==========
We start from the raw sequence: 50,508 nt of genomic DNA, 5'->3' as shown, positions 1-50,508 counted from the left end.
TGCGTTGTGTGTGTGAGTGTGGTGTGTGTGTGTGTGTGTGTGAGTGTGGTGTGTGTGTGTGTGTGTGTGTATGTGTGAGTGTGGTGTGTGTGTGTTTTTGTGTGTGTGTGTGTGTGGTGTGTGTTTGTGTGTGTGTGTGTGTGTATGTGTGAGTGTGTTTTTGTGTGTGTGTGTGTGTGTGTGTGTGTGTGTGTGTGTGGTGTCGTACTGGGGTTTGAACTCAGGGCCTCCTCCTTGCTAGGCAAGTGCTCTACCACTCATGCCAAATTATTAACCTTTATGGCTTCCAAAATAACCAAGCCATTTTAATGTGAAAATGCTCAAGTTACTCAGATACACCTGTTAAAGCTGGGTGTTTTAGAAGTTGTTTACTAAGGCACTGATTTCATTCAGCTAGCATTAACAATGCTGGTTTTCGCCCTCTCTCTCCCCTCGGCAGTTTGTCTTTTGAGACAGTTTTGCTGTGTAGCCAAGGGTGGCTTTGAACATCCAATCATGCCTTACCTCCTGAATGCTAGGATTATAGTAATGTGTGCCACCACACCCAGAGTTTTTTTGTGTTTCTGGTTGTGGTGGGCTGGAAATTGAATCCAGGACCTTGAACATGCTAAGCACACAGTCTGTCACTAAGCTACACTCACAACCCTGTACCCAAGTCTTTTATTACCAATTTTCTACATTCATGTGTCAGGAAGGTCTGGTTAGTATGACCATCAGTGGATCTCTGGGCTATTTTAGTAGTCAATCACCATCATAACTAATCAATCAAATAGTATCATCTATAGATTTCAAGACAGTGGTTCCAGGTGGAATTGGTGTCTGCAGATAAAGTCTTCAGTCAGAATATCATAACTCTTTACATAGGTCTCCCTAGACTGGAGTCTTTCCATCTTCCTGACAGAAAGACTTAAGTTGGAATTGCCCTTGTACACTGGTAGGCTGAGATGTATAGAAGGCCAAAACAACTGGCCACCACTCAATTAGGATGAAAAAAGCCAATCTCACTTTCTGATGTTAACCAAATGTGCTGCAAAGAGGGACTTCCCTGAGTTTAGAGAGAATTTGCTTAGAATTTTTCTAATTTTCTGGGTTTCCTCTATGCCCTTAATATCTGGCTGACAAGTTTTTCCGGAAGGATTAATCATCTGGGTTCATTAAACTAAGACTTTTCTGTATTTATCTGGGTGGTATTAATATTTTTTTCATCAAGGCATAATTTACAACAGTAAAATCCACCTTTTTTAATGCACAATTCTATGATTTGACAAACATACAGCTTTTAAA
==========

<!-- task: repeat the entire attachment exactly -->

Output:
We start from the raw sequence: 50,508 nt of genomic DNA, 5'->3' as shown, positions 1-50,508 counted from the left end.
TGCGTTGTGTGTGTGAGTGTGGTGTGTGTGTGTGTGTGTGTGAGTGTGGTGTGTGTGTGTGTGTGTGTGTATGTGTGAGTGTGGTGTGTGTGTGTTTTTGTGTGTGTGTGTGTGTGGTGTGTGTTTGTGTGTGTGTGTGTGTGTATGTGTGAGTGTGTTTTTGTGTGTGTGTGTGTGTGTGTGTGTGTGTGTGTGTGTGGTGTCGTACTGGGGTTTGAACTCAGGGCCTCCTCCTTGCTAGGCAAGTGCTCTACCACTCATGCCAAATTATTAACCTTTATGGCTTCCAAAATAACCAAGCCATTTTAATGTGAAAATGCTCAAGTTACTCAGATACACCTGTTAAAGCTGGGTGTTTTAGAAGTTGTTTACTAAGGCACTGATTTCATTCAGCTAGCATTAACAATGCTGGTTTTCGCCCTCTCTCTCCCCTCGGCAGTTTGTCTTTTGAGACAGTTTTGCTGTGTAGCCAAGGGTGGCTTTGAACATCCAATCATGCCTTACCTCCTGAATGCTAGGATTATAGTAATGTGTGCCACCACACCCAGAGTTTTTTTGTGTTTCTGGTTGTGGTGGGCTGGAAATTGAATCCAGGACCTTGAACATGCTAAGCACACAGTCTGTCACTAAGCTACACTCACAACCCTGTACCCAAGTCTTTTATTACCAATTTTCTACATTCATGTGTCAGGAAGGTCTGGTTAGTATGACCATCAGTGGATCTCTGGGCTATTTTAGTAGTCAATCACCATCATAACTAATCAATCAAATAGTATCATCTATAGATTTCAAGACAGTGGTTCCAGGTGGAATTGGTGTCTGCAGATAAAGTCTTCAGTCAGAATATCATAACTCTTTACATAGGTCTCCCTAGACTGGAGTCTTTCCATCTTCCTGACAGAAAGACTTAAGTTGGAATTGCCCTTGTACACTGGTAGGCTGAGATGTATAGAAGGCCAAAACAACTGGCCACCACTCAATTAGGATGAAAAAAGCCAATCTCACTTTCTGATGTTAACCAAATGTGCTGCAAAGAGGGACTTCCCTGAGTTTAGAGAGAATTTGCTTAGAATTTTTCTAATTTTCTGGGTTTCCTCTATGCCCTTAATATCTGGCTGACAAGTTTTTCCGGAAGGATTAATCATCTGGGTTCATTAAACTAAGACTTTTCTGTATTTATCTGGGTGGTATTAATATTTTTTTCATCAAGGCATAATTTACAACAGTAAAATCCACCTTTTTTAATGCACAATTCTATGATTTGACAAACATACAGCTTTTAAA